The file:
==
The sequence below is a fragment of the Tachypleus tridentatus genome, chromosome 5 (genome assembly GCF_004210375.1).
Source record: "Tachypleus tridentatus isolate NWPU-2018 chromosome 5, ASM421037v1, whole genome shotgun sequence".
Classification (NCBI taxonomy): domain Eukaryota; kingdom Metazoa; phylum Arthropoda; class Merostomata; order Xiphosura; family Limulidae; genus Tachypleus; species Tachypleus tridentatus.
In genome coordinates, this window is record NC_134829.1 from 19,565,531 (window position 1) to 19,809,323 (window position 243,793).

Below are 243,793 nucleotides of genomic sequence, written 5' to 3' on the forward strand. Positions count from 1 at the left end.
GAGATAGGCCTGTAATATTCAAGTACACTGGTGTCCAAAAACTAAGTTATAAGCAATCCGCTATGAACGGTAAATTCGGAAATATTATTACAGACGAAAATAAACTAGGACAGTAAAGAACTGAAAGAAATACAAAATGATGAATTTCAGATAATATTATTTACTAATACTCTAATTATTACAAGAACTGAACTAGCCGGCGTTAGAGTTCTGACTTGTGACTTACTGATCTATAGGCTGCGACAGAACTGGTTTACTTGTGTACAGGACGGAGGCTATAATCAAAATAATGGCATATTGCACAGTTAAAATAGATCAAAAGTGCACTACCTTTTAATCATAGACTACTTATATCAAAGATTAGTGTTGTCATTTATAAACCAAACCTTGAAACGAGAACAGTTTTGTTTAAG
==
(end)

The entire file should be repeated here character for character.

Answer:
The sequence below is a fragment of the Tachypleus tridentatus genome, chromosome 5 (genome assembly GCF_004210375.1).
Source record: "Tachypleus tridentatus isolate NWPU-2018 chromosome 5, ASM421037v1, whole genome shotgun sequence".
Classification (NCBI taxonomy): domain Eukaryota; kingdom Metazoa; phylum Arthropoda; class Merostomata; order Xiphosura; family Limulidae; genus Tachypleus; species Tachypleus tridentatus.
In genome coordinates, this window is record NC_134829.1 from 19,565,531 (window position 1) to 19,809,323 (window position 243,793).

Below are 243,793 nucleotides of genomic sequence, written 5' to 3' on the forward strand. Positions count from 1 at the left end.
GAGATAGGCCTGTAATATTCAAGTACACTGGTGTCCAAAAACTAAGTTATAAGCAATCCGCTATGAACGGTAAATTCGGAAATATTATTACAGACGAAAATAAACTAGGACAGTAAAGAACTGAAAGAAATACAAAATGATGAATTTCAGATAATATTATTTACTAATACTCTAATTATTACAAGAACTGAACTAGCCGGCGTTAGAGTTCTGACTTGTGACTTACTGATCTATAGGCTGCGACAGAACTGGTTTACTTGTGTACAGGACGGAGGCTATAATCAAAATAATGGCATATTGCACAGTTAAAATAGATCAAAAGTGCACTACCTTTTAATCATAGACTACTTATATCAAAGATTAGTGTTGTCATTTATAAACCAAACCTTGAAACGAGAACAGTTTTGTTTAAG